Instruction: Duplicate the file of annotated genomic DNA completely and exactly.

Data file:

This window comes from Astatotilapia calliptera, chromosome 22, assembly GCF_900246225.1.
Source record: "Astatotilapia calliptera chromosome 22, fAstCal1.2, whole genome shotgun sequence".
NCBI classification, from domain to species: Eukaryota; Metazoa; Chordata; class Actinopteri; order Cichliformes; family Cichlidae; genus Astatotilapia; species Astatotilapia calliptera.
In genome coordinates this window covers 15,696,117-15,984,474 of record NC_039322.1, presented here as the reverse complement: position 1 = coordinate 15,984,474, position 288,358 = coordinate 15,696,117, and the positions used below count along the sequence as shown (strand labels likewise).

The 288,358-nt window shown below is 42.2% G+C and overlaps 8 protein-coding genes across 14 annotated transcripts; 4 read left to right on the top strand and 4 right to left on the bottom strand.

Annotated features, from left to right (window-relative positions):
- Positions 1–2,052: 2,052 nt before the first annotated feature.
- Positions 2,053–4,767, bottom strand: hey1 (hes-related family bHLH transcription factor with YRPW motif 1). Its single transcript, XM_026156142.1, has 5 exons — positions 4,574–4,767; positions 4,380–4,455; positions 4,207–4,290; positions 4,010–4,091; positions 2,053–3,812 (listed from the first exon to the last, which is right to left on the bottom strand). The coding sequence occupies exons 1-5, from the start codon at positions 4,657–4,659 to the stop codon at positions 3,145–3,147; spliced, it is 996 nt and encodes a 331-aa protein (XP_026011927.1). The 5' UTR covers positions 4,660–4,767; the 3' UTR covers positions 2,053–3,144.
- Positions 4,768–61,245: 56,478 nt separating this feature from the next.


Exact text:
This window comes from Astatotilapia calliptera, chromosome 22, assembly GCF_900246225.1.
Source record: "Astatotilapia calliptera chromosome 22, fAstCal1.2, whole genome shotgun sequence".
NCBI classification, from domain to species: Eukaryota; Metazoa; Chordata; class Actinopteri; order Cichliformes; family Cichlidae; genus Astatotilapia; species Astatotilapia calliptera.
In genome coordinates this window covers 15,696,117-15,984,474 of record NC_039322.1, presented here as the reverse complement: position 1 = coordinate 15,984,474, position 288,358 = coordinate 15,696,117, and the positions used below count along the sequence as shown (strand labels likewise).

The 288,358-nt window shown below is 42.2% G+C and overlaps 8 protein-coding genes across 14 annotated transcripts; 4 read left to right on the top strand and 4 right to left on the bottom strand.

Annotated features, from left to right (window-relative positions):
- Positions 1–2,052: 2,052 nt before the first annotated feature.
- Positions 2,053–4,767, bottom strand: hey1 (hes-related family bHLH transcription factor with YRPW motif 1). Its single transcript, XM_026156142.1, has 5 exons — positions 4,574–4,767; positions 4,380–4,455; positions 4,207–4,290; positions 4,010–4,091; positions 2,053–3,812 (listed from the first exon to the last, which is right to left on the bottom strand). The coding sequence occupies exons 1-5, from the start codon at positions 4,657–4,659 to the stop codon at positions 3,145–3,147; spliced, it is 996 nt and encodes a 331-aa protein (XP_026011927.1). The 5' UTR covers positions 4,660–4,767; the 3' UTR covers positions 2,053–3,144.
- Positions 4,768–61,245: 56,478 nt separating this feature from the next.